The Sea of Galilee and the Jezreel Valley

On our 2nd day out we headed for Galilee.  We were all pretty excited, after all, who wouldn’t be?  As soon as I saw it I started taking photos.  I am glad I did because seeing it from up high provides better photos than seeing it at the same level – well, almost.  I can still see it sparkling in the sun.  That fact is particularly important as we had not seen the sun until this day.

The Sea of Galilee is located in the northern portion of Israel, and is a large fresh water lake.  The lake is shallow – the maximum depth is 141 feet.  The entire lake is located within a great depression known as “the rift” and sits about 702 feet below sea level.  It is the lowest fresh water lake in the world. The depression is part of the Syrian-African fault line, which includes the Dead Sea.   Most of its water comes from the Jordan River. It also comes from springs and the flow of water from the surrounding hills in the winter time.  The Sea of Galilee is the primary source of water in Israel and the problem is that water is being removed faster than it can be replenished.  To add to the problem, The Sea of Galilee is also at risk of becoming irreversibly salinized by the salt water springs under the lake.  Israel’s National Water Carrier, built in 1964, transports water from the lake to the population centers of Israel.  In 1964, Syria attempted to divert water flow into the Sea of Galilee. That attempt and Israel’s counter-attempt to block their efforts in 1965 were factors which played into the Six-Day War in 1967. During the war, Israel captured the Golan Heights, which contain some of the sources of water for the Sea of Galilee.   I will cover the Golan Heights in more detail in another post.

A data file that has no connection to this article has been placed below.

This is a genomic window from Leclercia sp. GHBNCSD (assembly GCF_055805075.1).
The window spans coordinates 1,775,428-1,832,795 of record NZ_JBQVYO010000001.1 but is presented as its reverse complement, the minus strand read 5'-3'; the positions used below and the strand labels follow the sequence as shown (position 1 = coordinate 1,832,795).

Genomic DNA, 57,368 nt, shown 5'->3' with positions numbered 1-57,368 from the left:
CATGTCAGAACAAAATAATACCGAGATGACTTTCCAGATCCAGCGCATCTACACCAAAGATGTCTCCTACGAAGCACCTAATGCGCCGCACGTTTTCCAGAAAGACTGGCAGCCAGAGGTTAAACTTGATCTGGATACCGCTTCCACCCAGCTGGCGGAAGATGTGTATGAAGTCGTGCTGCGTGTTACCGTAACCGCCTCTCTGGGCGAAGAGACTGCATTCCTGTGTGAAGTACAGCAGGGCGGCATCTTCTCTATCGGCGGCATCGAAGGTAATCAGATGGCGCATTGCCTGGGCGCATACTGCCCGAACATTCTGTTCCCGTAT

The word Jezreel means “God sows” or “El sows”.  The phrase “valley of Jezreel” was sometimes used to refer to the part of the valley around the city of Jezreel, and the southwestern portion was known as the “valley of Megiddo”, after the ancient city of Megiddo, which was located there.   Some Christians believe that the part of the valley on which the Battle of Megiddo was fought is destined to be the site of the final battle between good and evil which is known as Armageddon.  The valley is the site of many historic battles and according to the Bible the valley was the scene of a victory by the Israelites against the Midianites and the Amalekiltes, as well as the location where the Israelites, led by King Saul, were defeated by the Philistines.

More recent history of this valley is very complex and just as bloody as ancient history.  The fertile, peaceful hills are deceptive and lead one to believe that this is the most peaceful place in the world.  While I was there it was of course peaceful, but I could not help but notice a charge in the atmosphere that hinted at a violent past and a scary future.  I will talk more about that in my post on Megiddo.

Click on the Photo Album to see more photos:

The Sea of Galilee and the Jezreel Valley as seen through the dirty window of a tour bus

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